On our March 24 Senior Staff Call, many of our colleagues discussed how to prevent staff burnout, and what strategies the arts sector can embrace to promote employee well-being.
At CultureSource, we are always exploring new avenues, both inside and outside of the office, to combat burnout and promote good mental health. To help you investigate new ideas to advance your own organization’s welfare, our team is sharing a few tips that have helped us re-center during turbulent times.
Outside of work, one way I find balance is by being in a two-person book club. Keeping it small keeps accountability high and is great encouragement for me to engage in activities—reading fiction and spending time with a good friend—that give me lots of energy. In the office, as I focus on helping our whole team maintain balance, I constantly emphasize the importance of staff taking breaks by using ALL of their paid time off annually and by enjoying what is gradually becoming part of our culture: Summer Fridays, where our office closes at 1 p.m. on Fridays between Memorial Day and Labor Day. Occasionally we do need help increasing our mindfulness so we have also begun periodic full-staff sessions with a counselor, Dr. AJ, who helps our team consider new strategies for maintaining well-being and work-life balance.
When burnout (built up from more than a decade of work in NYC’s non-stop, fast paced, nonprofit environment) is nipping at my heels, I lean on Omari’s adaptive leadership insight to reprioritize my projects and adjust schedules as needed. Moreover, CultureSource’s hybrid work style and flexible PTO policy provides me with time to practice relaxation methods. Specifically, technology has become an unlikely respite as it allows me to create a peaceful setting. During the workday, I often set YouTube to an oceanfront scene with crashing waves which keeps me calm and centered. I’ve also found escape in the VR world through goggles that transport me everywhere between the countryside and outer space – a great midday pick me up. And when I need a deeper healing moment, I turn on sound baths (crystal bowl meditations) and lie in darkness as I breathe deeply, sending negativity and anxiety away. The combination of time and technology allows me to fill my environment with positive energy, which is quite restorative.
Director of Communications
“Everyday’s the same; Definition of insane,” sings Katy Perry on her 2017 song Déjà Vu. Since the onset of the pandemic our world has grown increasingly unstable, and yet constant isolation at home made me feel like all the days were blending together. One way I combat monotony is to plan small events that give me something to look forward to, and learn a little bit about the world around me—I call these “cultural holidays.” For each of my close friends, we celebrate a public holiday or national day related to their cultural heritage. So far we’ve covered Pakistani Independence Day, Slovak Constitution Day, and St. Patrick’s Day. Often falling on a random weekday, these little get-togethers of three or four friends give us an excuse to gather, cook, learn, and celebrate culture. If you need a reason to celebrate and hang streamers in your dining room, find a holiday that has special significance to you and make space to celebrate it! By adding some variety to the week, it breaks up the routine of wake-work-sleep-repeat, and gives us something to look forward to. (205 days until national cat day!)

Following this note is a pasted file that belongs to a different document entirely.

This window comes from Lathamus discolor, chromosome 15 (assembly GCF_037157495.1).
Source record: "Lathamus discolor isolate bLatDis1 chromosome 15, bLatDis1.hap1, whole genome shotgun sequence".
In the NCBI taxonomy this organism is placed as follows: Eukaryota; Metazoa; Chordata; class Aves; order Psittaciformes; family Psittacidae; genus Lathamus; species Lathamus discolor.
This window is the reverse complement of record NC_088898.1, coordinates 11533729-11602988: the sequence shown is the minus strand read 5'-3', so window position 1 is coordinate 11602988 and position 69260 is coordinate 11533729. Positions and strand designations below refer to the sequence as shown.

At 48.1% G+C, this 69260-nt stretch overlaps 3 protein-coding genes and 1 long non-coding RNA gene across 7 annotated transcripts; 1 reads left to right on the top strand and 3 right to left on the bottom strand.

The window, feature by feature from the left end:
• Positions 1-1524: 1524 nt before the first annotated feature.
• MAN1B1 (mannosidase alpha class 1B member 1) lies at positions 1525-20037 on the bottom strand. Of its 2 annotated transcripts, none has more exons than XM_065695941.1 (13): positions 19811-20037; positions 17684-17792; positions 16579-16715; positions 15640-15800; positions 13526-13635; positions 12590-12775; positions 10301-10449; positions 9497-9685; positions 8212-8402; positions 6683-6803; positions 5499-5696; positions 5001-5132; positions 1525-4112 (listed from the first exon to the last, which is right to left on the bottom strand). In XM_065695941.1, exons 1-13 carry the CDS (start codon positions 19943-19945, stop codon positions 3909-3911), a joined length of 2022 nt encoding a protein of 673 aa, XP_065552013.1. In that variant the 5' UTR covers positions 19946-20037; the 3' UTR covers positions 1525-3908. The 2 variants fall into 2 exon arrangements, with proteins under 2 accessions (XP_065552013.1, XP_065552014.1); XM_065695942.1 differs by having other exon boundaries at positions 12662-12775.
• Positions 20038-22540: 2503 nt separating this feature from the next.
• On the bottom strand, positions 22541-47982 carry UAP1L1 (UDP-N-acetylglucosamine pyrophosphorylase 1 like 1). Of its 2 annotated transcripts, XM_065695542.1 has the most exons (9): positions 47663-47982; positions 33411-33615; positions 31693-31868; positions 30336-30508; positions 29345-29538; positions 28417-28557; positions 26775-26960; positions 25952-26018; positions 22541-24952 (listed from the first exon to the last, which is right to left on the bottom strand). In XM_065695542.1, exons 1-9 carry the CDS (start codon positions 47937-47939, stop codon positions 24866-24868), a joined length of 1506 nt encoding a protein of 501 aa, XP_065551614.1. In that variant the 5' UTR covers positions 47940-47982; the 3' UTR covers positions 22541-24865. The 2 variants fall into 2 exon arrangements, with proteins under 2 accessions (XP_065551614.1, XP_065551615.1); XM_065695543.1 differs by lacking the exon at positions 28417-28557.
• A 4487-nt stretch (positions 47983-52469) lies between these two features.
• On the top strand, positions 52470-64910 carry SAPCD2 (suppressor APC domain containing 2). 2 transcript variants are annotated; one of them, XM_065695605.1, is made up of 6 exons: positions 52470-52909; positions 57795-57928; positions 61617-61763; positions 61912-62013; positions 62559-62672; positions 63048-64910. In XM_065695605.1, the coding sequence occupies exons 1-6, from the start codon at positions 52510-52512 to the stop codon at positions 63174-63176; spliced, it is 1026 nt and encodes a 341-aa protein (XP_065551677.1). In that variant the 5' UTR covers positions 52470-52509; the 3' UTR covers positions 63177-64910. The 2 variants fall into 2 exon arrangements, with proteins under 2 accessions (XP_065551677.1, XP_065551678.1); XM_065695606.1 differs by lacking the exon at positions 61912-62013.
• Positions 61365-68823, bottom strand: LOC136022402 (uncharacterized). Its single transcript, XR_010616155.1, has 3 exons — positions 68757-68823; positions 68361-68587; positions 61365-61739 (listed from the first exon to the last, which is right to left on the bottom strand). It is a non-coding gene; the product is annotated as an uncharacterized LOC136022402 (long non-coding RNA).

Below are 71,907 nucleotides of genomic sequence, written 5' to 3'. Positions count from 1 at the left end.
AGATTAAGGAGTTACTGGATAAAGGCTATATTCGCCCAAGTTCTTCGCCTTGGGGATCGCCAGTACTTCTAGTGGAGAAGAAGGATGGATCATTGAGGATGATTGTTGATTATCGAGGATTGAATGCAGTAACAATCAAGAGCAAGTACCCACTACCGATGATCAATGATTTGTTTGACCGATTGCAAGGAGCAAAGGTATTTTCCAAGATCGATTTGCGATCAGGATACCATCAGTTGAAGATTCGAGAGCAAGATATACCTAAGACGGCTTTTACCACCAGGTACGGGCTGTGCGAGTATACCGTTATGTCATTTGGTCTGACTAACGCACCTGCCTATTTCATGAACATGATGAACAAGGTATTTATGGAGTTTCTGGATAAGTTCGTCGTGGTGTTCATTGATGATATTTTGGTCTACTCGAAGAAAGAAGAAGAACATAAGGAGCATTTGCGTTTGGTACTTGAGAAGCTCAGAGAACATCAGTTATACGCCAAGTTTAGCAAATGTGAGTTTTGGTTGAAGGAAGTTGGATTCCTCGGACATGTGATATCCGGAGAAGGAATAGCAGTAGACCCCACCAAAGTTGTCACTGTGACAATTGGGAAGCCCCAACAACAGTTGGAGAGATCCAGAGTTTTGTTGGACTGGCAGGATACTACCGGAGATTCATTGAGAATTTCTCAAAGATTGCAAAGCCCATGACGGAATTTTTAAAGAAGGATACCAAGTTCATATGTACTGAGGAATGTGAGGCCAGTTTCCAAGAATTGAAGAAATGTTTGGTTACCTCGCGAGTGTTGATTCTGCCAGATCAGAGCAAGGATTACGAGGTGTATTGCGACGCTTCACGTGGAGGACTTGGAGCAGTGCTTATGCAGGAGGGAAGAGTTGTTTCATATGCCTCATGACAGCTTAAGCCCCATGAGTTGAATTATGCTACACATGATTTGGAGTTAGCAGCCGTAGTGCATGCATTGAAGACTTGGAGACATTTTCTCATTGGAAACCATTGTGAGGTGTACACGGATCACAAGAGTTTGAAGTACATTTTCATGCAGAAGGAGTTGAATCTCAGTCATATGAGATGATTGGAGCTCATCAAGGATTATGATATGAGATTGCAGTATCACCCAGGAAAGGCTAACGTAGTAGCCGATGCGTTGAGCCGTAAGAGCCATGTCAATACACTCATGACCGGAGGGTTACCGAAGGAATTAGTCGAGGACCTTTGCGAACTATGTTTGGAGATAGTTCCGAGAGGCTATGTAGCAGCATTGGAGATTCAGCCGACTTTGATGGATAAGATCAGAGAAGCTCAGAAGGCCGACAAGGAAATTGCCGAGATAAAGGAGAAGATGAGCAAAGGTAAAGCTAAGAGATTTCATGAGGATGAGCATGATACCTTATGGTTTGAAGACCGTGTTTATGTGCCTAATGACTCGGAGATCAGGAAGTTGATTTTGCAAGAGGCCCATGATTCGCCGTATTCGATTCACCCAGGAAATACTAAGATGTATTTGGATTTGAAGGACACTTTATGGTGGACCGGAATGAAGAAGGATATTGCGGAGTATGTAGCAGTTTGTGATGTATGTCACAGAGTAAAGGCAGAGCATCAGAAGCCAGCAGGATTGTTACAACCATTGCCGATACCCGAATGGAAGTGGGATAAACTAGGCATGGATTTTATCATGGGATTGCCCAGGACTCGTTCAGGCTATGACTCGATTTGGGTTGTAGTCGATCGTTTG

Director of Community and Culture
I was a fairly active, social butterfly before Covid which helped me maintain a good work-life balance but found myself surprised at how quickly I was able to adapt to being home after the shutdown. While the world around me filled with chaos and uncertainty, home provided a safe place, and was a pleasant reminder of my enjoyment of my quiet side. The things I had stopped making time for—reading, walking, and home projects—became really nice distractions and sources of relaxation. I actually lost a few pounds because I used the time normally spent in traffic to walk. I also LOVE music, and probably have about 600 CDs—yes, I said CDs 🙂 With live music on hold I started listening to my CDs again and rediscovered some of the awesome music I don’t hear on the radio or streaming platforms. Some even had me dancing with myself all over the house, which was an extra bonus! It’s easy to say, and of course much harder to put into practice, but I try to remind myself often to let go of the things I can’t control, and shift my thoughts to exploring new ways to embrace the things I can, which has been fun. Sometimes amazing things can arise from the complex and chaotic when we “let go, let flow,” (a common phrase from the movie Something New).